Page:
US President Donald Trump and Saudi Deputy Crown Prince and Defense Minister Mohammed bin Salman shake hands in the State Dining Room before lunch at the White House in Washington, DC, on March 14, 2017. Trump welcomed the prince to the Oval Office, as both countries expect to improve ties that were frequently strained under Barack Obama's administration. Saudi Arabia is likely to welcome Trump's harder line on its arch-rival Iran and there is likely to be less friction over Riyadh's war against Iranian-backed Huthi rebels in Yemen. / AFP / NICHOLAS KAMM Image Credit: AFP

Riyadh: Two years since a Saudi-led Arab coalition intervened in Yemen, observers believe the decision to enter the war was prompted by an existential threat.

With Iranian influence extending to Saudi Arabia’s north in Iraq, Syria and Lebanon, Gulf states are acting in self-defence against “strategic Iranian planning to surround the Arabian Peninsula”, said Mustafa Alani, a senior adviser to the Gulf Research Centre.

“It’s a war of necessity,” he said.

Iran-backed Al Houthi rebels continue to launch missiles into Saudi Arabia, and short-range rockets are killing people on the kingdom’s southern border despite two years of air strikes.

But Gulf states believe the new US adminstration led by President Donald Trump, will be less accepting of Iranian expansionist goals in the region.

Under the presidency of Barack Obama, Iran was able to fill in the power vacuum in Iraq, after US troops pulled out. Trump has criticised the move alleging it allowed terrorist groups like Daesh to emerge.

Trump’s administration has accused Shiite-dominated Iran of being the world’s biggest state sponsor of terrorism, a view shared by several Arab states.

Since Trump has come to power, the US has significantly stepped up its drone attacks against Al Qaida in Yemen.

It has also approved the resumption of weapons sales to Saudi Arabia, a potential sign of reinvigorated US support for Riyadh’s involvement in the ongoing civil war in neighbouring Yemen.

The proposal from the State Department reverses a decision made late in the Obama administration’s term to suspend the sale of precision-guided munitions to Riyadh.

Secretary of State Rex Tillerson’s approval this week of the measure — which officials say needs White House backing to go into effect — provides an early indication of the new administration’s more Saudi-friendly approach to the conflict in Yemen, and a sign of its more hawkish stance on Iran.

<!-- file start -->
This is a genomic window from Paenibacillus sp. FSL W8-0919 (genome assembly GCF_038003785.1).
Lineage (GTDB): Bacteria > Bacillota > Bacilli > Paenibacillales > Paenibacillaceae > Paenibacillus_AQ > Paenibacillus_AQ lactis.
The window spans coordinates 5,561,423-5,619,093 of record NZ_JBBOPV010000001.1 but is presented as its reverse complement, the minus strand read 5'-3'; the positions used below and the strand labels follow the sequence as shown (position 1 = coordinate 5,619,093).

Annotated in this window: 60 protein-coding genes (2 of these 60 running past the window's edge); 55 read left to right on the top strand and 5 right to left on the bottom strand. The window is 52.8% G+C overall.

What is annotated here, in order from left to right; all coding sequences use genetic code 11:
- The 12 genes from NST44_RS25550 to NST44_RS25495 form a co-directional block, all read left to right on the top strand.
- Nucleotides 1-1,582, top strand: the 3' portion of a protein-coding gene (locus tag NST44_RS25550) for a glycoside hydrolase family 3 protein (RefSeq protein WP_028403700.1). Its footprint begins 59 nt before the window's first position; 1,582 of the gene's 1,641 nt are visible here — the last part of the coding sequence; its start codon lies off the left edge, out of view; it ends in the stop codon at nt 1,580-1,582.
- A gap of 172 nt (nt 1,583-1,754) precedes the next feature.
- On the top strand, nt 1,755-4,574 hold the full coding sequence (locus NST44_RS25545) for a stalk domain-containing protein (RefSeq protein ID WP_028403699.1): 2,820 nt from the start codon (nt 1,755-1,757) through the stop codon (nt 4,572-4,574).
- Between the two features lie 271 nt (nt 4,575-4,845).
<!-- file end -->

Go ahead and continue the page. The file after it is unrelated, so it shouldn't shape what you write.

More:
Both Washington and Riyadh accuse Tehran of stoking regional unrest, including by arming Al Houthi militants.

On Wednesday, Reuters reported that Iran has boosted its arming of the rebel group in order to pre-empt a stricter US policy towards Iran.

The US military in October voiced suspicion that Iran played a role in firing missiles towards its warships in the Red Sea, forcing the US Navy to strike back against rebel radar sites.

But Yemenis, with support from Emirati soldiers, have made progress along the Red Sea coast with the aim of seizing the main rebel-controlled port of Hodeida.

This would in turn threaten the rebel hold on Taiz city and the capital Sana’a.

“We’re expecting a domino effect,” with Sana’a under pressure in about six months if progress continues, Alani told AFP.

The aim is to make the rebels realise they might lose, forcing them back to negotiations where they will make concessions.

The anniversary comes as Yemeni government forces are leading several offensives across the country — in areas surrounding the capital, in the Al Houthi heartland of Saada, and along the Red Sea coast.

They have been making steady gains in the past few months with the support of the Saudi-led Arab coalition.

The advance around Sana’a comes amid a major offensive by Yemen army troops launched in early January dubbed Operation Golden Arrow, which aims to liberate the entire western coast of the country from Al Houthi fighters, including the port city of Hodeida, in order to protect the vital Bab Al Mandab Strait from Al Houthi missiles and to cut off Al Houthi weapons supplies coming into sea ports from Iran.

Yemeni President Abd Rabbo Mansour Hadi came to power in early 2012 after massive Arab Spring protests ousted former president Ali Abdullah Saleh.

Hadi was forced to shift his base to the city of Aden after escaping Al Houthi-imposed house arrest after the rebels took over the government in a coup in 2014.

Since then, Hadi has shifted his government headquarters to Aden from where he has led an offensive to liberate Al Houthi-occupied territories.

With help from the Saudi-led Arab coalition which entered the war on March 26, 2015, Yemeni forces have achieved widespread gains in many provinces, but Al Houthis still control the capital Sana’a and most northern provinces including Hodeida, Ibb, Mahweet, Yareem, Amran, Baydha and Hajja.

The UN and US organised three rounds of fruitless peace talks, in June and December 2015 in Switzerland, and in April 2016 in Kuwait.

The severing of diplomatic relations between Saudi Arabia and Iran in January 2016 complicated the task for diplomats.

The internationally-recognised government, led by Hadi, established a “provisional” base in the port city of Aden in late September 2016.

Two months later, the rebels and allied forces of former president Ali Abdullah Saleh announced the formation of a government of their own in Sana’a, dousing hopes of a UN-brokered national unity government.

Seven ceasefires announced alongside peace efforts by the UN and former US secretary of state John Kerry failed to stop the fighting.

The conflict has killed nearly 7,700 people, more than half of them civilians, and wounded more 42,500 others, while it has displaced three million people.

— With inputs from AFP